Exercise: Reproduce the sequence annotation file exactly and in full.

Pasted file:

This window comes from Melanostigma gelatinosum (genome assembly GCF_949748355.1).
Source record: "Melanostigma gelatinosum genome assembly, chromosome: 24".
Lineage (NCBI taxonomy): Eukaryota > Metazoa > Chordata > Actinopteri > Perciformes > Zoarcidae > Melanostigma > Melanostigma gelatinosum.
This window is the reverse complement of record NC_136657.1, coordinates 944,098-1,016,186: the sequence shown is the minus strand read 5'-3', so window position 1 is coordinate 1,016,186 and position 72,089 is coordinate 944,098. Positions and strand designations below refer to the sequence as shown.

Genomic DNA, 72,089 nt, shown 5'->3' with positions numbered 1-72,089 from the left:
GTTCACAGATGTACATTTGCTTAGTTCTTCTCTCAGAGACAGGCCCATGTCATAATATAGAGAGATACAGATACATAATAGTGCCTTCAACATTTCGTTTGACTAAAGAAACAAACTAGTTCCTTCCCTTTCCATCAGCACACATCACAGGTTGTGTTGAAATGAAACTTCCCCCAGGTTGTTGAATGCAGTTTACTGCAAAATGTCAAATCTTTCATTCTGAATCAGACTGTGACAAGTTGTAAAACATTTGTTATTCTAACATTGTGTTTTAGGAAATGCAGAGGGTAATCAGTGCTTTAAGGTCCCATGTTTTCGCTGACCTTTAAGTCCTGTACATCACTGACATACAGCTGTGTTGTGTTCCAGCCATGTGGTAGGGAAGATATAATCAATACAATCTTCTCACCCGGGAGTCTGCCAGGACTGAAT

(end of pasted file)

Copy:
This window comes from Melanostigma gelatinosum (genome assembly GCF_949748355.1).
Source record: "Melanostigma gelatinosum genome assembly, chromosome: 24".
Lineage (NCBI taxonomy): Eukaryota > Metazoa > Chordata > Actinopteri > Perciformes > Zoarcidae > Melanostigma > Melanostigma gelatinosum.
This window is the reverse complement of record NC_136657.1, coordinates 944,098-1,016,186: the sequence shown is the minus strand read 5'-3', so window position 1 is coordinate 1,016,186 and position 72,089 is coordinate 944,098. Positions and strand designations below refer to the sequence as shown.

Genomic DNA, 72,089 nt, shown 5'->3' with positions numbered 1-72,089 from the left:
GTTCACAGATGTACATTTGCTTAGTTCTTCTCTCAGAGACAGGCCCATGTCATAATATAGAGAGATACAGATACATAATAGTGCCTTCAACATTTCGTTTGACTAAAGAAACAAACTAGTTCCTTCCCTTTCCATCAGCACACATCACAGGTTGTGTTGAAATGAAACTTCCCCCAGGTTGTTGAATGCAGTTTACTGCAAAATGTCAAATCTTTCATTCTGAATCAGACTGTGACAAGTTGTAAAACATTTGTTATTCTAACATTGTGTTTTAGGAAATGCAGAGGGTAATCAGTGCTTTAAGGTCCCATGTTTTCGCTGACCTTTAAGTCCTGTACATCACTGACATACAGCTGTGTTGTGTTCCAGCCATGTGGTAGGGAAGATATAATCAATACAATCTTCTCACCCGGGAGTCTGCCAGGACTGAAT